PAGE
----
LONDON: Unilever, the FMCG giant, is heightening its focus on innovation, seen as a key growth driver given rising commodity costs and challenging trading conditions in the US and Western Europe.

The company, which manufacturers leading brands like Ben & Jerry's ice cream, Persil detergent and the Dove beauty range, has adopted a different approach to R&D after appointing Paul Polman as chief executive.

Guiding principles now incorporate rolling out fewer, but more substantial, new items and brand extensions, often unveiled in between 30 and 40 markets in quick succession.

Recent introductions include Dove Men+Care, the Knorr Stock Pot and Axe Twist, and the firm believes many such projects can realistically be expected to deliver incremental revenues of €50m ($69.7; £43.4m) in their first year.

Speaking at the Reuters Global Food and Agriculture Summit, Michael Polk, Unilever's president of global food, home and personal products, suggested current results proved progress had been made.

"In 2010, roughly 33% of our turnover was touched by innovation, which is a very good number by industry standards," he said.

"That's a big number. We hope to sustain that, and will sustain it, if not increase that."

Looking ahead, Unilever intends to fuel future sales expansion through delivering new offerings capable of making a significant impression on the bottom line.

"Innovation will step up in 2011 versus 2010. It needs to. And in 2012 versus 2011. It needs to in order for us to realise the ambition we have stated externally," said Polk.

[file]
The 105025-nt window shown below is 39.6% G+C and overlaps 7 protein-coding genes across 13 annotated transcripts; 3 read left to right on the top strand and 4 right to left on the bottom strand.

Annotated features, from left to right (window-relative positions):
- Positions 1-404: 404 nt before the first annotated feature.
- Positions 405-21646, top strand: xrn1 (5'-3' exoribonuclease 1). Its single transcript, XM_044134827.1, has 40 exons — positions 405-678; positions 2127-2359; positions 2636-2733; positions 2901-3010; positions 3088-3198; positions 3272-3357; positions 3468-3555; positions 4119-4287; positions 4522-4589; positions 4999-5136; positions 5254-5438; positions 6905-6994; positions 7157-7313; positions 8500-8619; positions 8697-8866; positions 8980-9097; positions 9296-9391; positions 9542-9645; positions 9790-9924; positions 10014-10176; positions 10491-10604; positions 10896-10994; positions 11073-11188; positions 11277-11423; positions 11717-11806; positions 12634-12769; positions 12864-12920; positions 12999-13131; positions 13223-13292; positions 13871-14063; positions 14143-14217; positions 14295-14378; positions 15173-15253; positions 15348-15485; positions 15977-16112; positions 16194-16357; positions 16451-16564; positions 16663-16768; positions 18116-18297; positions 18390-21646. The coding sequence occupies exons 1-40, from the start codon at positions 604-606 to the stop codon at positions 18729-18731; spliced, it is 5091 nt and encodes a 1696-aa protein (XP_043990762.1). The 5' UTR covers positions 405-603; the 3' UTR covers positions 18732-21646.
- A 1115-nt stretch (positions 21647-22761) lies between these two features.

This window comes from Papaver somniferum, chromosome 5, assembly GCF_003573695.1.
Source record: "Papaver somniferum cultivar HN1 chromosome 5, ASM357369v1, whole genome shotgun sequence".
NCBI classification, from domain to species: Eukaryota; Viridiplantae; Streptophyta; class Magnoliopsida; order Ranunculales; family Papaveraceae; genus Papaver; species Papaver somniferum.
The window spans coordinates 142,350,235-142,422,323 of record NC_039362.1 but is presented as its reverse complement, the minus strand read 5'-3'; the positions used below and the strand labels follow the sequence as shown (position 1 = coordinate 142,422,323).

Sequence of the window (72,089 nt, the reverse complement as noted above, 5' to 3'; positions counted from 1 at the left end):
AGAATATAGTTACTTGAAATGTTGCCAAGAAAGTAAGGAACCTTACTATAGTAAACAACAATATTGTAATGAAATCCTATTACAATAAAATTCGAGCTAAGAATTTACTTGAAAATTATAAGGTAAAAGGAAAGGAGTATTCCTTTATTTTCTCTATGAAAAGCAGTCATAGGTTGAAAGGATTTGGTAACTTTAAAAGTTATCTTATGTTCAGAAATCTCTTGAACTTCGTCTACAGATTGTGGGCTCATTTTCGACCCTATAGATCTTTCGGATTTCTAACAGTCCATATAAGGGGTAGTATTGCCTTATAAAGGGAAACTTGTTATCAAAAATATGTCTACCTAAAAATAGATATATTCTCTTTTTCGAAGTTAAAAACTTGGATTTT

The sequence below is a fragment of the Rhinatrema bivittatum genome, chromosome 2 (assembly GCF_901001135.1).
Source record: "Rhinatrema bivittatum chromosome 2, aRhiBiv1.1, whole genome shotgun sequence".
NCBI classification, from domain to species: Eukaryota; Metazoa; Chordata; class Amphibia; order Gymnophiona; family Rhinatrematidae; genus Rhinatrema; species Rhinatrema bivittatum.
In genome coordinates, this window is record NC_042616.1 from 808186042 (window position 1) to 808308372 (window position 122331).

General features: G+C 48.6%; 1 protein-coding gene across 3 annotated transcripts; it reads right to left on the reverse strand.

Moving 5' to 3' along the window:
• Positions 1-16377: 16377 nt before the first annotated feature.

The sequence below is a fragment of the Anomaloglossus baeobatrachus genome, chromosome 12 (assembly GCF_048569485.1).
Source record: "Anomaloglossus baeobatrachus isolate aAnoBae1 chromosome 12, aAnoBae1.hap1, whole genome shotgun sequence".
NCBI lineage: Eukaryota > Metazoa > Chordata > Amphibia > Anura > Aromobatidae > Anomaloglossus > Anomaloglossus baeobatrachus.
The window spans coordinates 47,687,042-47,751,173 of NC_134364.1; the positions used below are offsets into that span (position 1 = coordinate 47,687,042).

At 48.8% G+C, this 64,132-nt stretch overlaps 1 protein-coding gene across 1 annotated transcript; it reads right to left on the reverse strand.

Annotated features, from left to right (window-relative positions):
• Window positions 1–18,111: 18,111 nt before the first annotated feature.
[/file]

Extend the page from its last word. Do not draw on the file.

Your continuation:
Advertising and promotions play an integral role in supporting this pipeline, and the Anglo-Dutch operator has boosted its outlay here by €700m across the last two years.

Improving the effectiveness of communications has been a major objective during the last five years, enhancing what Polk termed the "equity benefits that have accrued to our brands".

Overall, Polk described Unilever's primary "formula" as "great brands and innovation ... the work we are doing in the marketing area on the brands themselves, product quality, product performance and innovation."

Such values could be essential for the company, as the input costs required for raw materials like edible oils, tea, tomatoes and milk are growing, set to make up 4% of Unilever's turnover in 2011.

As raising prices will also form a central part of the organisation's strategy in response to this trend, creating goods able to command a premium thus constitutes an important goal.

"We will price to the degree the consumer is prepared to pay ... without compromising our growth agenda and to the degree that the competitive environment allows," said Polk.

Data sourced from Reuters; additional content by Warc staff